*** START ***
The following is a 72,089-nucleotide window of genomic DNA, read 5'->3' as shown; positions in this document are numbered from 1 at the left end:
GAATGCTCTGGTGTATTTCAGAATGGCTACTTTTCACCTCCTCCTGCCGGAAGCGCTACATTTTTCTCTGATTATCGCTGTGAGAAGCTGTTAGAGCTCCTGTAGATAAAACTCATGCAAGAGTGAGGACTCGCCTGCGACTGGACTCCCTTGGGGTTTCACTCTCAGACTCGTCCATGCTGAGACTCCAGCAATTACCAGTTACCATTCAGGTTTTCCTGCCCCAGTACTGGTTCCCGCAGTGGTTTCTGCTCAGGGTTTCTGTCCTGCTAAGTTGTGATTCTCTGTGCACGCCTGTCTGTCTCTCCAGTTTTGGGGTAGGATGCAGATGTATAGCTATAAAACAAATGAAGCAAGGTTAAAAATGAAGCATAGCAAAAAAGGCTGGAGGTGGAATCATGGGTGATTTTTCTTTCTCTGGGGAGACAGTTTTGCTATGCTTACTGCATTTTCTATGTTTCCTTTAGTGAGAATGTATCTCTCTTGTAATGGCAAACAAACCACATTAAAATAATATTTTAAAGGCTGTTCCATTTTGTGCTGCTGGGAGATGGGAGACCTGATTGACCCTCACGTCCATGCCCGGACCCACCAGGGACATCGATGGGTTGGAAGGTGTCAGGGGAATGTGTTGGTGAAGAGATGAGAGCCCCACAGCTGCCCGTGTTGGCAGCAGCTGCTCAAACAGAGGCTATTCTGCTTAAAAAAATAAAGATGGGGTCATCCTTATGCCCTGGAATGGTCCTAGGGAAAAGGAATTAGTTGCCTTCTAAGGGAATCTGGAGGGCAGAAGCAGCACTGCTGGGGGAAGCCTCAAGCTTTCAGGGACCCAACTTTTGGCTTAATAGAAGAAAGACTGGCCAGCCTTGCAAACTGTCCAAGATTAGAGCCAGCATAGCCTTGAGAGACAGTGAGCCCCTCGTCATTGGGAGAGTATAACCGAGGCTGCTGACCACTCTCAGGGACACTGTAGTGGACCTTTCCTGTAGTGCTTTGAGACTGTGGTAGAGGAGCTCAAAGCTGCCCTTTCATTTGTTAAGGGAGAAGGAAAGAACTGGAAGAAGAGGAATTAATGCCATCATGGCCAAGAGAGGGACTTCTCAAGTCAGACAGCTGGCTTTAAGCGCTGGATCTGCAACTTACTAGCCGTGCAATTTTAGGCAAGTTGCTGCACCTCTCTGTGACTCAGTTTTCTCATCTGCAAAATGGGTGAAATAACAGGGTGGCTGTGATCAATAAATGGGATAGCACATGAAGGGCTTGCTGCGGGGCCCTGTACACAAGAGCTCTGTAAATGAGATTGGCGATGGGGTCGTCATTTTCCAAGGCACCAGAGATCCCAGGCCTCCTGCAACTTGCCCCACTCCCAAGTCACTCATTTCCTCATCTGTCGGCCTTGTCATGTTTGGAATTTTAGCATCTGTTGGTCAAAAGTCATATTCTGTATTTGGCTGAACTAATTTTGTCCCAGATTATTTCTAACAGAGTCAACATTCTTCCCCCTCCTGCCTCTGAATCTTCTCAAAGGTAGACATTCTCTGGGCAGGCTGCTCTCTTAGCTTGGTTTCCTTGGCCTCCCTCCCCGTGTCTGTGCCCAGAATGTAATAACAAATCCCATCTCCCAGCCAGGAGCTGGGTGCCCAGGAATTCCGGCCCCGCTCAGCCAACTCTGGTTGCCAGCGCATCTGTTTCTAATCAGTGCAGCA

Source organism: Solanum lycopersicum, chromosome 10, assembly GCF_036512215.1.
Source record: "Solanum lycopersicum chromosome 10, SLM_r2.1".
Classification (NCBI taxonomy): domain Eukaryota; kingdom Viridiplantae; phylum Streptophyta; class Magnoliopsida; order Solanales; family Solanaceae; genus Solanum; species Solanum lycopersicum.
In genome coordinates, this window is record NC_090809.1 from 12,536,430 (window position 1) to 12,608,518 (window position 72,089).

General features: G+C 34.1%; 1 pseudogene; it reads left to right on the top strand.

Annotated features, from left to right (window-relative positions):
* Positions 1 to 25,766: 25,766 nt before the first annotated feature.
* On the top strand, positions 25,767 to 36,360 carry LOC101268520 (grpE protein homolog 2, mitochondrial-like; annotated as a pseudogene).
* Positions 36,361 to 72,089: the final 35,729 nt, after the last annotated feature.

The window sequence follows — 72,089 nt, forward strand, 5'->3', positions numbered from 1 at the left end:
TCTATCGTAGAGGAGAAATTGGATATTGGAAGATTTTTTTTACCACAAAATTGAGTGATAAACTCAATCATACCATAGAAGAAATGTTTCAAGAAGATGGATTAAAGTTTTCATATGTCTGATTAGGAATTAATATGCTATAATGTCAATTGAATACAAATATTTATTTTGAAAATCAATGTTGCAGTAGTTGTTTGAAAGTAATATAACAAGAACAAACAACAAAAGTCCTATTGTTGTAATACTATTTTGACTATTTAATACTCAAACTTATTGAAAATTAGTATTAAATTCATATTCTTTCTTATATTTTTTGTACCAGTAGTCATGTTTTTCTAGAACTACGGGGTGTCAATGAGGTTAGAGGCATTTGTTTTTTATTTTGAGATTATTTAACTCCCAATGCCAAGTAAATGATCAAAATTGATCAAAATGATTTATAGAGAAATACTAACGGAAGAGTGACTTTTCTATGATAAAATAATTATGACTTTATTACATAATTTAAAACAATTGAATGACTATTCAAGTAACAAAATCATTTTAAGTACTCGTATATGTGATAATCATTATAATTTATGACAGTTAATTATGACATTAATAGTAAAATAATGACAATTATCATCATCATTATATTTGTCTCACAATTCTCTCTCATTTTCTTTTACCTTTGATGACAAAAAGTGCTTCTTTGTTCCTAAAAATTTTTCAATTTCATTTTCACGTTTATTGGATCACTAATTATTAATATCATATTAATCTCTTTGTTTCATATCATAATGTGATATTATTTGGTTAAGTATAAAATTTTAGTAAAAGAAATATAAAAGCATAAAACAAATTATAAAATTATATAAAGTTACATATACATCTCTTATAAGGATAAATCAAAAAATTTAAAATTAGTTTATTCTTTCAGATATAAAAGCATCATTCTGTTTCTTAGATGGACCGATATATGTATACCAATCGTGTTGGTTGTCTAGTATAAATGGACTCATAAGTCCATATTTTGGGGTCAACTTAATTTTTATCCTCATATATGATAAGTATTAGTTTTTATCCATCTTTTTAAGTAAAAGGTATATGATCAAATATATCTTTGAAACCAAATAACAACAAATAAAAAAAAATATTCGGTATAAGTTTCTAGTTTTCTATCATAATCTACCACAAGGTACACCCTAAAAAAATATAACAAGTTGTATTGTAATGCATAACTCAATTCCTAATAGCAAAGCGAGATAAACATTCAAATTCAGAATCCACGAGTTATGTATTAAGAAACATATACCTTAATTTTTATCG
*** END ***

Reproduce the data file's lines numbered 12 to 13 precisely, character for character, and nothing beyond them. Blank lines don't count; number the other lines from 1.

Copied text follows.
The window sequence follows — 72,089 nt, forward strand, 5'->3', positions numbered from 1 at the left end:
TCTATCGTAGAGGAGAAATTGGATATTGGAAGATTTTTTTTACCACAAAATTGAGTGATAAACTCAATCATACCATAGAAGAAATGTTTCAAGAAGATGGATTAAAGTTTTCATATGTCTGATTAGGAATTAATATGCTATAATGTCAATTGAATACAAATATTTATTTTGAAAATCAATGTTGCAGTAGTTGTTTGAAAGTAATATAACAAGAACAAACAACAAAAGTCCTATTGTTGTAATACTATTTTGACTATTTAATACTCAAACTTATTGAAAATTAGTATTAAATTCATATTCTTTCTTATATTTTTTGTACCAGTAGTCATGTTTTTCTAGAACTACGGGGTGTCAATGAGGTTAGAGGCATTTGTTTTTTATTTTGAGATTATTTAACTCCCAATGCCAAGTAAATGATCAAAATTGATCAAAATGATTTATAGAGAAATACTAACGGAAGAGTGACTTTTCTATGATAAAATAATTATGACTTTATTACATAATTTAAAACAATTGAATGACTATTCAAGTAACAAAATCATTTTAAGTACTCGTATATGTGATAATCATTATAATTTATGACAGTTAATTATGACATTAATAGTAAAATAATGACAATTATCATCATCATTATATTTGTCTCACAATTCTCTCTCATTTTCTTTTACCTTTGATGACAAAAAGTGCTTCTTTGTTCCTAAAAATTTTTCAATTTCATTTTCACGTTTATTGGATCACTAATTATTAATATCATATTAATCTCTTTGTTTCATATCATAATGTGATATTATTTGGTTAAGTATAAAATTTTAGTAAAAGAAATATAAAAGCATAAAACAAATTATAAAATTATATAAAGTTACATATACATCTCTTATAAGGATAAATCAAAAAATTTAAAATTAGTTTATTCTTTCAGATATAAAAGCATCATTCTGTTTCTTAGATGGACCGATATATGTATACCAATCGTGTTGGTTGTCTAGTATAAATGGACTCATAAGTCCATATTTTGGGGTCAACTTAATTTTTATCCTCATATATGATAAGTATTAGTTTTTATCCATCTTTTTAAGTAAAAGGTATATGATCAAATATATCTTTGAAACCAAATAACAACAAATAAAAAAAAATATTCGGTATAAGTTTCTAGTTTTCTATCATAATCTACCACAAGGTACACCCTAAAAAAATATAACAAGTTGTATTGTAATGCATAACTCAATTCCTAATAGCAAAGCGAGATAAACATTCAAATTCAGAATCCACGAGTTATGTATTAAGAAACATATACCTTAATTTTTATCG